Construction Law Overview
Whether we are talking about an initial bidding process or negotiating contracts with the federal government, construction law is a vast area of legal jurisprudence that encompasses many areas. With robust activity in all regions and property types throughout the U.S., it is no wonder this is a growing area of the law. In addition to litigation over contracts, construction law also covers workplace injuries such as fatalities, work-related injuries, or illnesses. Below you will find a useful overview on construction law, the various types of disputes that can arise, a more in-depth look at construction defects, and more.
Types of Construction Disputes
Construction projects are a set of contracts and legal obligations and can be broken down into three main categories: buildings (residential and non-residential), infrastructure (roadways, bridges, highways, etc.) and industrial. The main players are usually the owner, contractors, sub-contractors, and sometimes the government depending on the type of project involved. Typical areas of dispute include (but are not limited to) the following:
- Disputes over the scope of work or plans and specifications (usually over the interpretation of work plans/specifications of work to be performed)
- Scope of work between contractor and subcontractor (failing to properly document in detail the plans applicable to that scope of subcontractor’s work)
- Subcontractor substitution (typically arises in public sector construction process)
- Construction defects (allegations of negligence or breach of contract)
What is a Mechanic’s Lien?
As an example, a wealthy golf club owner fails to pay his contractors the agreed upon contract price, thereby “stiffing” the worker. What remedy does the contractor have in this situation? If a contractor, subcontractor, or supplier fails to be paid as required under the contract, that person can get a mechanic’s lien against the property: a legal claim against property that has been remodeled or improved to recover the monies owed. In cases involving public sector projects, a subcontractor would need to follow the injury claim process implemented by the government to recover. Speak to a local attorney to learn more.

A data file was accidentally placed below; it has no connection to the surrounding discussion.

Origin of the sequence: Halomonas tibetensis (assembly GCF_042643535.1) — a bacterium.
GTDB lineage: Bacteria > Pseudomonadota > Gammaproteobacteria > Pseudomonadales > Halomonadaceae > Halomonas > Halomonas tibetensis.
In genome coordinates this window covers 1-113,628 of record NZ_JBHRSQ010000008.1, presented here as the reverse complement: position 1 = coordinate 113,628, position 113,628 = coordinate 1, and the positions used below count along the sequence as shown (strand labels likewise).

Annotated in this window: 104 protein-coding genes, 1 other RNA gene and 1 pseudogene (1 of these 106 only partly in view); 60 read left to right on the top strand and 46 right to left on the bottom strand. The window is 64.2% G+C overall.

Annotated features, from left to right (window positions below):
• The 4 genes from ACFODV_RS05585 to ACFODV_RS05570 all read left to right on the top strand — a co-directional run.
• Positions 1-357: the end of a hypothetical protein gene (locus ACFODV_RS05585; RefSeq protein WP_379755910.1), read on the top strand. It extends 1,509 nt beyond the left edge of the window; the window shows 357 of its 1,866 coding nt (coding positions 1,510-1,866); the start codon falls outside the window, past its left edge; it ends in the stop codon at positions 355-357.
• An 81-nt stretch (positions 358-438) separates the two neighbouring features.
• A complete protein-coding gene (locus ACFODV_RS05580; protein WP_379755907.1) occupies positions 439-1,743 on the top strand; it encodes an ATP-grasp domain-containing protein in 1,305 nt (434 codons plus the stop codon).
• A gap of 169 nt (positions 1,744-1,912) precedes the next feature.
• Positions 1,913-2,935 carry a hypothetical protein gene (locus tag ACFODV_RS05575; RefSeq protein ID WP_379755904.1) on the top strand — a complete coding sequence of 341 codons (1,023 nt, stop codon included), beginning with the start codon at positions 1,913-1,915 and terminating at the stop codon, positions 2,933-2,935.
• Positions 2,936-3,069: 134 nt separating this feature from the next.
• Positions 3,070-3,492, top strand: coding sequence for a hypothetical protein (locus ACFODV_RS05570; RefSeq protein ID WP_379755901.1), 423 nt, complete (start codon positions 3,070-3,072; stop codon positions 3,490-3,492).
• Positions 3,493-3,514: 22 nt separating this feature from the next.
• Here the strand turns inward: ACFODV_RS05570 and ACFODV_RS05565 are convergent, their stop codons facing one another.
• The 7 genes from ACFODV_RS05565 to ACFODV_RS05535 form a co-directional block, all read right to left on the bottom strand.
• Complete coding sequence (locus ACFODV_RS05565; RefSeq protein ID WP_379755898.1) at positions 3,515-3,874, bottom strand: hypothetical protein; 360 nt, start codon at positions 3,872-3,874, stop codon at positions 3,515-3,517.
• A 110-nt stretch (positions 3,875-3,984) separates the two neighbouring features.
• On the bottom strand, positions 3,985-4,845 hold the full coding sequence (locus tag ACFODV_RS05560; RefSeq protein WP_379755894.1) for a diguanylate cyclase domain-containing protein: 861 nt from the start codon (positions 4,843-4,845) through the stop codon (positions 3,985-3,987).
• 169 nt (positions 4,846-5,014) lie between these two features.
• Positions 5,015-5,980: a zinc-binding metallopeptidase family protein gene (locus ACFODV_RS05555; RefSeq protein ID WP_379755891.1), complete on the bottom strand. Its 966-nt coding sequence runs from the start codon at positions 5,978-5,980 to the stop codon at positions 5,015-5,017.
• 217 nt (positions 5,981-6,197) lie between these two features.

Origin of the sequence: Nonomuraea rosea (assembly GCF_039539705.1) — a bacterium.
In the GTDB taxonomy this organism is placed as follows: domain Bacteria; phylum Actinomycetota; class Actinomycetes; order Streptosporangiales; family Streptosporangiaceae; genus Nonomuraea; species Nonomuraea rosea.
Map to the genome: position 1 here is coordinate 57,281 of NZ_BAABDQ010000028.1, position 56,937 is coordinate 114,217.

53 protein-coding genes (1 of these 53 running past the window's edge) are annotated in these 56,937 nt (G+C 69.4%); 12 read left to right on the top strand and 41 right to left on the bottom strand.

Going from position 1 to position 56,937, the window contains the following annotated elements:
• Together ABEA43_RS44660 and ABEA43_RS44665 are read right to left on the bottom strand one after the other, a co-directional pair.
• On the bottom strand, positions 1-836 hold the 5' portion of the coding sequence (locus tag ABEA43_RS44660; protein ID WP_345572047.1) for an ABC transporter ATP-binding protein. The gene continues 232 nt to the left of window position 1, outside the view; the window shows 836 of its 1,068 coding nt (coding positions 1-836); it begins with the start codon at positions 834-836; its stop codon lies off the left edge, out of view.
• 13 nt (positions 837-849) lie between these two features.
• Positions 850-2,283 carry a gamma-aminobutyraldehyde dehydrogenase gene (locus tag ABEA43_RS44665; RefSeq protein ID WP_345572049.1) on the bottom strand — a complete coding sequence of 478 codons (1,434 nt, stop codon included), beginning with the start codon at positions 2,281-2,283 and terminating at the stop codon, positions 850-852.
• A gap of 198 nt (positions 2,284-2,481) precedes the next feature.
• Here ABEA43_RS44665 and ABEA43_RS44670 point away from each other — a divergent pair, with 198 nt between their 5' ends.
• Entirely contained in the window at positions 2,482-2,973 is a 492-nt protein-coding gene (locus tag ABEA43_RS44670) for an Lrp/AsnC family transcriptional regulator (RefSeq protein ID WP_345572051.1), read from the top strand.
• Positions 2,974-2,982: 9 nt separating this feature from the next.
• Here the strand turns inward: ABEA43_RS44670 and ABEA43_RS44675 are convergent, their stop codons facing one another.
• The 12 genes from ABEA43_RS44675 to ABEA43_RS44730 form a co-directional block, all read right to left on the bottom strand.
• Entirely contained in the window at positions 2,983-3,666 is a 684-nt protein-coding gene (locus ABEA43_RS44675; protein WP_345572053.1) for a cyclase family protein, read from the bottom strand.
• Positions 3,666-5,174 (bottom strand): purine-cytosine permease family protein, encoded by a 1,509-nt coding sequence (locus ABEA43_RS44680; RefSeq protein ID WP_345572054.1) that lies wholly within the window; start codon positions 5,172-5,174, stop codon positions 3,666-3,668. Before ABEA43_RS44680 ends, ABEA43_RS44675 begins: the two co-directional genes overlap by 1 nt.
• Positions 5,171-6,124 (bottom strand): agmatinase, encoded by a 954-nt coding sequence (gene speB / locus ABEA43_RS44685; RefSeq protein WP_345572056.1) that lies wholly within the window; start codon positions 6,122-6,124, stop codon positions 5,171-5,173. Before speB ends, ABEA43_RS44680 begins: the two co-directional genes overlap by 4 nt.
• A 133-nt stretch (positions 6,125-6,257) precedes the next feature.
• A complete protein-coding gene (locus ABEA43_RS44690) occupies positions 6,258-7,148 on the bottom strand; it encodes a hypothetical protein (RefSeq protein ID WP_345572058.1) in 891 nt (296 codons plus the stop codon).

Construction Defect Causes of Action: In-Depth
As mentioned above, construction defects are an often-litigated area of construction law. This includes breach of contract, breach of warranty, strict liability, and negligence. A typical breach of contract situation might involve a completed home construction project that doesn’t live up to the standards that both the homeowner and contractor agreed upon. A breach of warranty action is similar, but here the contractor has given the owner a specific, time-sensitive warranty (such as a year) against a defect. If that defect arises, the homeowner may be able to bring a lawsuit against the contractor.
In a strict liability action, the contractor is held liable, despite who was negligent. For instance, let’s say the contractor installed top-of-the-line granite counter tops, but within six months the granite begins to have unsightly blotches, the contractor may be held strictly liable for the damages, depending on state law.
Finally, there is a negligence cause of action that may be available to the homeowner in certain circumstances. Let’s imagine that the contractor hires a subcontractor to do plumbing work in the back of the house. The subcontractor plumbers have to dig a hole in the ground but fail to put the cement back over the hole when complete. If the homeowner, any of her family members, or invited guests falls in the hole and injures themselves, the contractor may be held liable for negligence.
Construction Law Overview: Related Resources
- Ten Things to Think About Before Signing a Construction Contract
- Occupational Safety and Health Administration (OSHA)
- How to File a Construction Injury Claim
Get More Information on Construction Law Disputes
If you are involved in a construction-related dispute, you may want to seek legal advice to learn about your options. No matter if it is a dispute over materials used in your bathroom remodel or if you are a contractor yourself and are having problems with the federal, state, or local government, having a strong legal advocate on your side can make all the difference. Consider speaking with a qualified construction law attorney to learn more or learn about state-specific answers on our construction litigation legal answers page.